(Marble Cake) a system of government in which powers and policy assignments are shared between states and the national government; may also share costs, administration, and even blame for programs that work poorly.

New Federalism

System in which the national government restores greater authority back to the states (Reagan; devolution)

General Revenue Sharing

Federal government gives money back the states

Fiscal Federalism

The pattern of spending, taxing, and providing grants in the federal system; it is the cornerstone of the national government's relations with state and local governments.

Categorical Grants

Federal grants to states or local governments that are for specific programs or projects.

Block Grants

Federal grants given more or less automatically to states or communities to support broad programs in areas such as community development and social services


the process of reassigning representation based on population, after every census


The redrawing of congressional and other legislative district lines following the census, to accommodate population shifts and keep districts as equal as possible in population.


Process of redrawing legislative boundaries for the purpose of benefiting the party in power.

Franking Privilege

The right of senators and representatives to send job-related mail without paying postage

Pork Barreling

legislation designed to make government benefits, including jobs and projects used as political patronage, flow to a particular district or state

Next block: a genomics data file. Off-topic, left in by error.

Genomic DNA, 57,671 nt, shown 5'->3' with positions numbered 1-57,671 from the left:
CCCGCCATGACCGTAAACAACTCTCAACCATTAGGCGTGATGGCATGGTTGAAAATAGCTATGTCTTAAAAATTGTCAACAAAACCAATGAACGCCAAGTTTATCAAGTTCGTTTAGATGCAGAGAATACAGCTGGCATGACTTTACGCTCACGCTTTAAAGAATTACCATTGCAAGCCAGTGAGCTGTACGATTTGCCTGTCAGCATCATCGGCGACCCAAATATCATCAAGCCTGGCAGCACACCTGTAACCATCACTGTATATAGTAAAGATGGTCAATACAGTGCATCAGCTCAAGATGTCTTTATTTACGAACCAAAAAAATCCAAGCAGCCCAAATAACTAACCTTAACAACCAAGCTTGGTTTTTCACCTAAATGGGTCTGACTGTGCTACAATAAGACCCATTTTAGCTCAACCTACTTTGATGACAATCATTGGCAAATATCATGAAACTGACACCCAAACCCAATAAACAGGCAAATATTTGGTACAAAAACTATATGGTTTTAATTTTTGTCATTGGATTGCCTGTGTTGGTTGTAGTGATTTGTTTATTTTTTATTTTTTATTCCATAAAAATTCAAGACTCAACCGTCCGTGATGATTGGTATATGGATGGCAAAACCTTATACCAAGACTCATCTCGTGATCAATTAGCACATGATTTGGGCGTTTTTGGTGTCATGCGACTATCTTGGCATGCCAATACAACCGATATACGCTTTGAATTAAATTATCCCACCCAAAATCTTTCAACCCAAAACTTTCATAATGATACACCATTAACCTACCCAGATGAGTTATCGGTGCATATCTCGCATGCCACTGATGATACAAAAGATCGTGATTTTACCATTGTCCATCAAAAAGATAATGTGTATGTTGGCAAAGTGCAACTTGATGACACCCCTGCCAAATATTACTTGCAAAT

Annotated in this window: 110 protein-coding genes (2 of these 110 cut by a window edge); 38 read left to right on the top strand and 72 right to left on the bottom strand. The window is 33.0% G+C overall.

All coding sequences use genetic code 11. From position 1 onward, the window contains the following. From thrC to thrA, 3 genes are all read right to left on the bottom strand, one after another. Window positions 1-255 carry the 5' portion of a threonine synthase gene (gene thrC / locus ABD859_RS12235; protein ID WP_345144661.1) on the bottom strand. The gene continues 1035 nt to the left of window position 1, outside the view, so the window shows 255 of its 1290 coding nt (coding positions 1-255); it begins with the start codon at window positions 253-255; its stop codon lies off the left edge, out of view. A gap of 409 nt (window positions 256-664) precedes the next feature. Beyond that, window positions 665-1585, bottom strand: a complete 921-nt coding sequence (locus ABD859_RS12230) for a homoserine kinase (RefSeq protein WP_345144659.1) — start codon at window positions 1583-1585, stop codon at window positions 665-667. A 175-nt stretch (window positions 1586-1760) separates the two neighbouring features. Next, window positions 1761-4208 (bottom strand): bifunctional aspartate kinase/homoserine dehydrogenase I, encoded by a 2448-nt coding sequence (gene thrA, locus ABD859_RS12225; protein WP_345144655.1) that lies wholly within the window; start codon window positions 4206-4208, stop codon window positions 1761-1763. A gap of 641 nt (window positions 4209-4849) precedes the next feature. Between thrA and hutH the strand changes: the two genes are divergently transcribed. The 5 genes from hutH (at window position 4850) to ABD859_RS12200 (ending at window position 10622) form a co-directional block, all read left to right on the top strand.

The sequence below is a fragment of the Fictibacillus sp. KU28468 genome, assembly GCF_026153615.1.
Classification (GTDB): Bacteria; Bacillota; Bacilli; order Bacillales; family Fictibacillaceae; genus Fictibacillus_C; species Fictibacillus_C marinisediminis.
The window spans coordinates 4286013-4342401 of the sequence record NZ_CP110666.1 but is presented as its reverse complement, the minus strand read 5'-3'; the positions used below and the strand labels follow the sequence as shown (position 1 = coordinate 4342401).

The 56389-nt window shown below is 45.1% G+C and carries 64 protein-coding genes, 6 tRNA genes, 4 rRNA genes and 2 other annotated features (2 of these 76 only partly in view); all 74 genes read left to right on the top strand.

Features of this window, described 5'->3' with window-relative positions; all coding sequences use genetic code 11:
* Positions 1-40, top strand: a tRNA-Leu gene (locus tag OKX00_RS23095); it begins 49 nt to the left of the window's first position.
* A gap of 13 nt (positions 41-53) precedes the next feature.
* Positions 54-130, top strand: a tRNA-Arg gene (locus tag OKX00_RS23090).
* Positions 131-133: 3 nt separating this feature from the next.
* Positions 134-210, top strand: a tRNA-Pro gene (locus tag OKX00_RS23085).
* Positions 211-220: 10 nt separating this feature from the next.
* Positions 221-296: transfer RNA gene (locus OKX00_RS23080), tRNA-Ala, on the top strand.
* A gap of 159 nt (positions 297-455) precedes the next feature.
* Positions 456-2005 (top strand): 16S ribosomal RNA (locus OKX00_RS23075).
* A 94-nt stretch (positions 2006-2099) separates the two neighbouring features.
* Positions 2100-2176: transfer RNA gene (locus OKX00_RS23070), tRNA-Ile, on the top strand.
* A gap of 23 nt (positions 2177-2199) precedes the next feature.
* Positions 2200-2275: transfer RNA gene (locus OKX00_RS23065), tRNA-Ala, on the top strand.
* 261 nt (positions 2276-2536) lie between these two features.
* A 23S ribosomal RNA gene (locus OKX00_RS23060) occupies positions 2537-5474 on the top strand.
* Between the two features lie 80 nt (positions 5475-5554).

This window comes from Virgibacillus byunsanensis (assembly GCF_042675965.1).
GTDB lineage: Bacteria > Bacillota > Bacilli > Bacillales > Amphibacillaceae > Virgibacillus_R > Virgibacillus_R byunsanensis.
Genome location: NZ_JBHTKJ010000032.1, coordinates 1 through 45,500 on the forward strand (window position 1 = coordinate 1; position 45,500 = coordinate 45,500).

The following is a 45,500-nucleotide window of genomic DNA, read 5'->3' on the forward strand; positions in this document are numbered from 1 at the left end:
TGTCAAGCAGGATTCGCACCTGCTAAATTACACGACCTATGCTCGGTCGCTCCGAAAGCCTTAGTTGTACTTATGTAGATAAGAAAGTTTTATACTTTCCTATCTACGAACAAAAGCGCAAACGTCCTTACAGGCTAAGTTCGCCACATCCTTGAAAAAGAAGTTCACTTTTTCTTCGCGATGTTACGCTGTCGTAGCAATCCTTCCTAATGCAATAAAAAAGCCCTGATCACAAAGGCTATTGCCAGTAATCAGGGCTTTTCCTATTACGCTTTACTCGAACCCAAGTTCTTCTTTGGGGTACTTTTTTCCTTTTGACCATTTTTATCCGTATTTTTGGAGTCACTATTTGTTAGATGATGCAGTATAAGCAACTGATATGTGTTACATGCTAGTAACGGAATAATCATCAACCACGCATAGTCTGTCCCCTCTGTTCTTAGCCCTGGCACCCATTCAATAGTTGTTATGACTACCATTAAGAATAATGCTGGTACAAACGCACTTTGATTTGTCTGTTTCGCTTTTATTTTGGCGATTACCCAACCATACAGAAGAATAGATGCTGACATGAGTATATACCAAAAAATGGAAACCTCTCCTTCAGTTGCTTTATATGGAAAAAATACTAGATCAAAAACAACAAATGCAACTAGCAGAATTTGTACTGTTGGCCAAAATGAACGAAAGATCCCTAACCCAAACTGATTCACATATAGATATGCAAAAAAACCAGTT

President of Senate

the presiding officer of a senate; in Congress, the vice president of the United States; in a state's legislature, either the lieutenant governor or a senator

Speaker of the House

An office mandated by the Constitution. The Speaker is chosen in practice by the majority party, has both formal and informal powers, and is second in line to succeed to the presidency should that office become vacant.

President Pro Tem

Unofficial head of the Senate; next in line of succession after the Speaker of the House

Secretary of State

The head of the Department of State and traditionally a key adviser to the president on foreign policy

Standing Committee

A permanent committee established in a legislature, usually focusing on a policy area.

Joint Committee